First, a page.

Interview with Gabrielle Demeestere


Indie feature Yosemite, starring James Franco and Henry Hopper, was recently acquired by Monterey Media with a U.S. theatrical released planned for this winter. We were lucky enough to interview writer/director Gabrielle Demeestere about the making of the film, working with three 10 years olds and her future projects…


Can you tell us about how you got involved in the project?

James saw some of my short films when we were in the graduate filmmaking program at NYU together, and asked me if I would be interested in adapting some of his stories about childhood into a feature length script and directing the film.

The film is based on two short stories from James Franco’s “A California Childhood”. Why did you choose these stories and how was the process of adapting them for the screen like?

I loved adapting the stories because they’re very cinematic and have a lot of amazing visual and tactile details about what it feels like to be a child – details which became some of my favorite moments in the film (for example, when Joe lays the penny on the train tracks, or when Henry washes Joe’s feet with the hose).

James asked me to adapt two short stories, “Yosemite” (which became the first chapter of the film) and “Peter Parker” (the second chapter), so the main challenge was to figure out how to connect the stories together and find a dramatic arc for the film.

I ended up writing a third story (about Ted’s cat disappearing) because I liked the idea of preserving each story, as part of a triptych, so that we could get to know each boy separately. I had a strong memory from being that age and feeling like I had a private self, while at the same struggling time to assert a social self at school. I wanted each chapter to feel like the intimate life of one boy, who could later appear from a totally different perspective in another chapter.

This is your first feature film – did you ever feel overwhelmed by the challenge?

I felt a lot of momentum and excitement from having the opportunity to direct my first feature film, which didn’t give me too much time to question myself.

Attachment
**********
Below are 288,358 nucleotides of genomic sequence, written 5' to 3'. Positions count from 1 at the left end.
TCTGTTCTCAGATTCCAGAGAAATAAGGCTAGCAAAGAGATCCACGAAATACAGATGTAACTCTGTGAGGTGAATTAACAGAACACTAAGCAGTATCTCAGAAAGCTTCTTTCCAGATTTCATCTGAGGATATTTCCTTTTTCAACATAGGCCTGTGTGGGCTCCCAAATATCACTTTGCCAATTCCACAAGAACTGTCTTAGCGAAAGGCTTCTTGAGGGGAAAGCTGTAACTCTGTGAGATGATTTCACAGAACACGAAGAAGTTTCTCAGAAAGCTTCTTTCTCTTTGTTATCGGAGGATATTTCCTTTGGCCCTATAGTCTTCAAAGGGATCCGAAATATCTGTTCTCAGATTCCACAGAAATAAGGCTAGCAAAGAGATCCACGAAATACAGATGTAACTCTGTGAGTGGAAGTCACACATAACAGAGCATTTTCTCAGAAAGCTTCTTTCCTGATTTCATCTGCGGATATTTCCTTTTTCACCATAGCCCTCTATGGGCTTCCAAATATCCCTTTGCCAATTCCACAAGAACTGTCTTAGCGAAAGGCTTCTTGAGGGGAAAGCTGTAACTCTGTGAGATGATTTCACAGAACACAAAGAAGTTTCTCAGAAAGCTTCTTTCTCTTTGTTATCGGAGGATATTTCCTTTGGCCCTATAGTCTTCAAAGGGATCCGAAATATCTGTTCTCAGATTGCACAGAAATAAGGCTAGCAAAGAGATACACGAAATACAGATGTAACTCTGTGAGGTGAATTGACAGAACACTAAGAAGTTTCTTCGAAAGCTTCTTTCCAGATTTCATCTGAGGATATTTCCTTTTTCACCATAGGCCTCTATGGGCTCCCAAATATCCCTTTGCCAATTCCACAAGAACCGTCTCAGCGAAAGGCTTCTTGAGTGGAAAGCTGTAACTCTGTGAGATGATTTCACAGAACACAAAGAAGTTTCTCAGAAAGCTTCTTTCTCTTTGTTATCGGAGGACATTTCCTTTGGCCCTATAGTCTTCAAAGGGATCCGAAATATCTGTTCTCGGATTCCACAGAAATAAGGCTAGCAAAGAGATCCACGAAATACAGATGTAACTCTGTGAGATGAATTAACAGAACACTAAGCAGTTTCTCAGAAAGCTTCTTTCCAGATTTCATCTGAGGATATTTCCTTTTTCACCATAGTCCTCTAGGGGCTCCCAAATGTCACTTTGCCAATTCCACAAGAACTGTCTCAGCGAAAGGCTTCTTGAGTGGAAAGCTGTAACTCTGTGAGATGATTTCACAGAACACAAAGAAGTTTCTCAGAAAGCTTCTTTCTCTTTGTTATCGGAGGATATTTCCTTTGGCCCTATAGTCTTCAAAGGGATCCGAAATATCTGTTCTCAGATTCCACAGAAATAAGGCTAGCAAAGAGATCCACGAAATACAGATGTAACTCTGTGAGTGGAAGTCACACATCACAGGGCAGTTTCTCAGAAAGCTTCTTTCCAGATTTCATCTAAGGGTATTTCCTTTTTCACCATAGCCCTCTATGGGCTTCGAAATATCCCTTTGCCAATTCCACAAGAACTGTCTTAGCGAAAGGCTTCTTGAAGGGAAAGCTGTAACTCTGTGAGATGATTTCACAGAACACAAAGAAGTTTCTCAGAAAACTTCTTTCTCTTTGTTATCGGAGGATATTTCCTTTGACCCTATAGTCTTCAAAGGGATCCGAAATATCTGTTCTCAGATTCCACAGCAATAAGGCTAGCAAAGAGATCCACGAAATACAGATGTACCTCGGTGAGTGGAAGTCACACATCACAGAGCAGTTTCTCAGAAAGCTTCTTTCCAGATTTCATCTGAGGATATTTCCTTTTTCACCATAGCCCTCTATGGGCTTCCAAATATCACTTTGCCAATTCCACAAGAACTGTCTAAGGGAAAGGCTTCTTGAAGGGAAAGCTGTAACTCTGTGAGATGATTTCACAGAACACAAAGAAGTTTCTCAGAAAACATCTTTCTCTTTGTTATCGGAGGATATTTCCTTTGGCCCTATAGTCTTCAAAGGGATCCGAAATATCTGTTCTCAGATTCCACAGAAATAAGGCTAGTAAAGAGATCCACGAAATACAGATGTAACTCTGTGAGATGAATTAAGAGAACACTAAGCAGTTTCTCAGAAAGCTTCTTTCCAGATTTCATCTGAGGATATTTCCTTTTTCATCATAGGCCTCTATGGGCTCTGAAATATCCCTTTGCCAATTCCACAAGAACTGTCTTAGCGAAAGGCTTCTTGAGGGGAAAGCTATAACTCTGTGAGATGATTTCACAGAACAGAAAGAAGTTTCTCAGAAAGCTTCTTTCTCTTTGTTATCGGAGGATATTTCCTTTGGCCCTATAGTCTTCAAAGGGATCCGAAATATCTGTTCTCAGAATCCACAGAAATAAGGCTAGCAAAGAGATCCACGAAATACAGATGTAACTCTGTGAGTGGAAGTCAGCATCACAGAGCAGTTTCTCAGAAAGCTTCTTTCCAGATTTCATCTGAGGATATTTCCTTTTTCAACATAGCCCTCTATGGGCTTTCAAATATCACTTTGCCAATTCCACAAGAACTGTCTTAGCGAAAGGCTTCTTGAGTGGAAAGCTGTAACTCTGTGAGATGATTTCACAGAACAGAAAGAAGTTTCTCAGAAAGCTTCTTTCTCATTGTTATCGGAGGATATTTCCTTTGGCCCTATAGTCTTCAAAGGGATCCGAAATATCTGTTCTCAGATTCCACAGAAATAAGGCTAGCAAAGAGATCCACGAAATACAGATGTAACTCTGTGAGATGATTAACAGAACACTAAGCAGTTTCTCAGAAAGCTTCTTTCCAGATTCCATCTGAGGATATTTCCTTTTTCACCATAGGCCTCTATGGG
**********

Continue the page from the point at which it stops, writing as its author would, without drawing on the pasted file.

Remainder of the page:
But I do remember trying to fall asleep the first night of the shoot, and suddenly being hit with the realization that I knew so little, and how there was no way to know something until I had actually done it. And finding it all hilarious.

It was exhilarating, in a way, to realize I couldn’t control everything, and that I had to give myself over to being open to the actors, trusting my collaborators and fully immersing myself in the experience of making the film.


The child actors in the film were amazing. How was working with three 10 years old? How did you find them?

I loved working with them – they were excited to be in a film for the first time, and also strangely patient with me for 10 years old boys, and we developed a close relationship over the course of the shoot.
I spent a long time looking for the three main actors, because I knew that the casting would really make or break the film. I found the boy who plays Joe at an after school theater class in Brooklyn, when we first did a reading of the script at NYU. I also went out to the Bay Area on several research trips, and worked with a local casting director (Sarah Kliban) there to find the other two boys over the course of several months.

All the performances felt particularly real – did you rehearse with the actors or did you leave room for improvisation?

We didn’t really have the budget and time to rehearse, until the day of the shoot. But it was crucial, especially for the kids, to leave room for spontaneity and play, and not have them be overly tied to their lines. When they were less good with their lines, I would let them play out the scene in a different way, through actions alone. But because the script is carefully built on so many small incremental moments, there were specific times when we needed to make sure that a particular line or beat would end up in the film.